http://honors.uw.edu/apply/second-year

We hope you will consider incorporating the Honors Program into your UW experience!

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Student Leadership Award

Have you made a positive impact in your community? Apply for the Edward E. Carlson Student Leadership Award!

The UW’s Carlson Center is currently accepting applications for the Edward E. Carlson Student Leadership Award. Named for one of Seattle’s foremost civic leaders, the Edward E. Carlson Student Leadership Award recognizes individual students who have demonstrated a strong commitment to public service and provided outstanding leadership in the community.

The Carlson Student Leadership Award recipient will receive $2500 and be honored at the annual Spring Celebration of Service and Leadership on May 20, 2015.

Eligibility

In order to be eligible for the Edward E. Carlson Student Leadership Award, candidates must be enrolled as a junior or senior at the University of Washington during the current academic year and working toward their first baccalaureate degree. The Award is open to students from all three University of Washington campuses.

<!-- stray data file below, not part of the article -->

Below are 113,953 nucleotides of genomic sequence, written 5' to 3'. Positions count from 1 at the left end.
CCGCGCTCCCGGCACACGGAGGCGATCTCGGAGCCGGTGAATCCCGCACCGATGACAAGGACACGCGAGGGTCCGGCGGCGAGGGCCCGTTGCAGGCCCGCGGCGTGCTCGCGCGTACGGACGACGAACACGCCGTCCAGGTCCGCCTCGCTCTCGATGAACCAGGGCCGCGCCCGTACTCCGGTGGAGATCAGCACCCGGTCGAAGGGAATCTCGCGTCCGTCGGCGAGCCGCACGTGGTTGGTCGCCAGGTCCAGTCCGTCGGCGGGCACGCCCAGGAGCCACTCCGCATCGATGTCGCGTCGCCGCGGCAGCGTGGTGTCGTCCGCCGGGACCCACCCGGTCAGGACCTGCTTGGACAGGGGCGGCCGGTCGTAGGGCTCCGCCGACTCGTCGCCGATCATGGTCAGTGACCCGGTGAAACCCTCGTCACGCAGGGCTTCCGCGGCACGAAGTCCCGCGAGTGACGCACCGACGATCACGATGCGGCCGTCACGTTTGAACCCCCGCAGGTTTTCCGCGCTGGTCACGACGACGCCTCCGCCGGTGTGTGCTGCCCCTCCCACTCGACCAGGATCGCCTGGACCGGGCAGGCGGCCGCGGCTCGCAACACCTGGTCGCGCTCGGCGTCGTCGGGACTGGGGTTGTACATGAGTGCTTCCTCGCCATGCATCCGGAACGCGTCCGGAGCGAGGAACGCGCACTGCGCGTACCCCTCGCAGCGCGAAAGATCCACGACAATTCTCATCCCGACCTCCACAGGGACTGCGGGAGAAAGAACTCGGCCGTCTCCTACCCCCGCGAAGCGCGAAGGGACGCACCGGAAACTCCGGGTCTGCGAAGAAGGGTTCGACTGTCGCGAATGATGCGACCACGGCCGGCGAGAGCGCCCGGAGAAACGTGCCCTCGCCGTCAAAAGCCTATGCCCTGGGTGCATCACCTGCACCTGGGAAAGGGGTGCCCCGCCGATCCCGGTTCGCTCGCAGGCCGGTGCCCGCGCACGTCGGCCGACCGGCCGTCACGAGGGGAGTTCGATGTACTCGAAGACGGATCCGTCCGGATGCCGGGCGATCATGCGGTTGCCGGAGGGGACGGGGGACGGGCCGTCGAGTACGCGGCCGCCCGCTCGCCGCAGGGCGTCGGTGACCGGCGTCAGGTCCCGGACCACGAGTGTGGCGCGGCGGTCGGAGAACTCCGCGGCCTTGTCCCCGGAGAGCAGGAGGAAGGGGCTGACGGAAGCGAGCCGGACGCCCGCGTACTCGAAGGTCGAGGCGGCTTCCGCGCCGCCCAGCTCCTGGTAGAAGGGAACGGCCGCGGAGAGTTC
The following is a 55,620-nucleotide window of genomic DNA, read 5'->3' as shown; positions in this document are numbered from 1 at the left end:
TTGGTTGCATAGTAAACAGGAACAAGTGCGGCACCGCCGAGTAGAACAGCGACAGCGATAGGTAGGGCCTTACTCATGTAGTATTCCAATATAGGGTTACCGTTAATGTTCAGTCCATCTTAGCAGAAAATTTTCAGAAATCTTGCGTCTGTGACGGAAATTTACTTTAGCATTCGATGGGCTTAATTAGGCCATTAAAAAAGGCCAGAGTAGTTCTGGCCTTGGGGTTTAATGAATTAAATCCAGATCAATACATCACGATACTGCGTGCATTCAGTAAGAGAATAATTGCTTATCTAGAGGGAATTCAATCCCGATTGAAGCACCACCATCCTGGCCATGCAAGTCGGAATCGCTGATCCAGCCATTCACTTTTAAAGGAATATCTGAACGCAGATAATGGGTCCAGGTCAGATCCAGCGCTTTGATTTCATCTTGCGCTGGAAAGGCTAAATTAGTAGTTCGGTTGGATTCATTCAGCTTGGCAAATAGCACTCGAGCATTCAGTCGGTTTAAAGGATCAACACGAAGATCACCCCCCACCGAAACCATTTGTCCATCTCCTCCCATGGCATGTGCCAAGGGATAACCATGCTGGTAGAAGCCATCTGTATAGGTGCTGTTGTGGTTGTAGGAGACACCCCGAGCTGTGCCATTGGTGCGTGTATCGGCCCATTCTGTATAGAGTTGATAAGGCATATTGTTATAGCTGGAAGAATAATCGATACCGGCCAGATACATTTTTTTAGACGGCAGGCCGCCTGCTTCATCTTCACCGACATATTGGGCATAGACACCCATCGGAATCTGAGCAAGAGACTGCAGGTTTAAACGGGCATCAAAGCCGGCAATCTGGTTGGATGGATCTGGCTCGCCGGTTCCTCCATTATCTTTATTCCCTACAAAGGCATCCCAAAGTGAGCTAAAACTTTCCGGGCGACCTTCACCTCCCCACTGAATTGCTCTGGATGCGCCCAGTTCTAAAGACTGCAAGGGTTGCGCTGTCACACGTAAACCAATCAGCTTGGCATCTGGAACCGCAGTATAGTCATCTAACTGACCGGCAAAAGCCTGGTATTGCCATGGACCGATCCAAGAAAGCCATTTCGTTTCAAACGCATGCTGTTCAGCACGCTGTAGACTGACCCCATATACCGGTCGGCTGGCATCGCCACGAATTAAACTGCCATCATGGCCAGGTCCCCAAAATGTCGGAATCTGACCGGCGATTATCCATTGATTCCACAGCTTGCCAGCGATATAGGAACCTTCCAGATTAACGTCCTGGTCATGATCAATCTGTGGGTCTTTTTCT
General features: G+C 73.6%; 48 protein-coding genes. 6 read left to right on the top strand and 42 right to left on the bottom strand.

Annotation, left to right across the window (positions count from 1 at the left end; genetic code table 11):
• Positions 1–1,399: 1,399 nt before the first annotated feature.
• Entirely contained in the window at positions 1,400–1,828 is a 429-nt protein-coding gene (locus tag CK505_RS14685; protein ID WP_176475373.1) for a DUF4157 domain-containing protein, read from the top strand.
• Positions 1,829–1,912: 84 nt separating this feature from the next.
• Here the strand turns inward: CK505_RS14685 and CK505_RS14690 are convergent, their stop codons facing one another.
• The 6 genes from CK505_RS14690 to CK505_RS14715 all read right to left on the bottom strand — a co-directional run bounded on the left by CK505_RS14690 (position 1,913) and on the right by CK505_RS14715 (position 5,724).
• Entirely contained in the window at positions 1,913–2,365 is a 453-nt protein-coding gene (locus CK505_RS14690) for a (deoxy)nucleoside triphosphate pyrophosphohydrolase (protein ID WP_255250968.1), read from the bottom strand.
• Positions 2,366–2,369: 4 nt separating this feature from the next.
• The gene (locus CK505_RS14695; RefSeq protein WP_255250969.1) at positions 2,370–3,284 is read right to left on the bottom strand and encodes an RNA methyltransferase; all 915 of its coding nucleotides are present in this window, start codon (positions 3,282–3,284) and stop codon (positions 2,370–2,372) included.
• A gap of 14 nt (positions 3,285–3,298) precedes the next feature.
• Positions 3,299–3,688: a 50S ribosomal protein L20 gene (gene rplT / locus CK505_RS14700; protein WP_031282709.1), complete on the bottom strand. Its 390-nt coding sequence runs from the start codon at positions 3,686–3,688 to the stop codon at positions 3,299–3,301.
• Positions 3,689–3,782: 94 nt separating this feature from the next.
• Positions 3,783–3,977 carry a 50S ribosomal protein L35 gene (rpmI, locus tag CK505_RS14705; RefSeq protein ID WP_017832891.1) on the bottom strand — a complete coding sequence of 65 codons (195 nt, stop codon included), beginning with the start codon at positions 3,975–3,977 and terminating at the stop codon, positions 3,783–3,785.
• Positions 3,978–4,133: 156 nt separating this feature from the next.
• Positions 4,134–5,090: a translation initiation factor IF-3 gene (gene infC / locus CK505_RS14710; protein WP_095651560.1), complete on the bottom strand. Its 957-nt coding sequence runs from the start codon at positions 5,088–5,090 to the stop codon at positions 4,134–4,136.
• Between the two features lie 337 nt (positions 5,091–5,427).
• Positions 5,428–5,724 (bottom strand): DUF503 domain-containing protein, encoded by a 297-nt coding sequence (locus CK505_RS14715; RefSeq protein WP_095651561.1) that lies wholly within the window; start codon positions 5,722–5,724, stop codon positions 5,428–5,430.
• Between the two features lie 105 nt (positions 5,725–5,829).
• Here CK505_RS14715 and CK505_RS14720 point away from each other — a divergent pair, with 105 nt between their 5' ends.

Deadline and Application Instructions

The application deadline for the 2015 Edward E. Carlson Student Leadership Award is Monday, April 13, 2015. Interviews with finalists will occur Thursday, April 23, 2015.

For more information about how to apply and to learn about our past recipients, check out our engage, with Carlson Student Leadership Award Question in the subject line.

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Public Health Major Application Deadline Approaching

The Public Health Major application deadline is Friday, April 17

To learn more, attend an upcoming information session. All sessions will be held in Raitt Hall, Room 229

THURSDAY, APRIL 2nd @ 4:00 PM

TUESDAY, APRIL 7th @ 9:30 AM

MONDAY, APRIL 13th @ 3:30 PM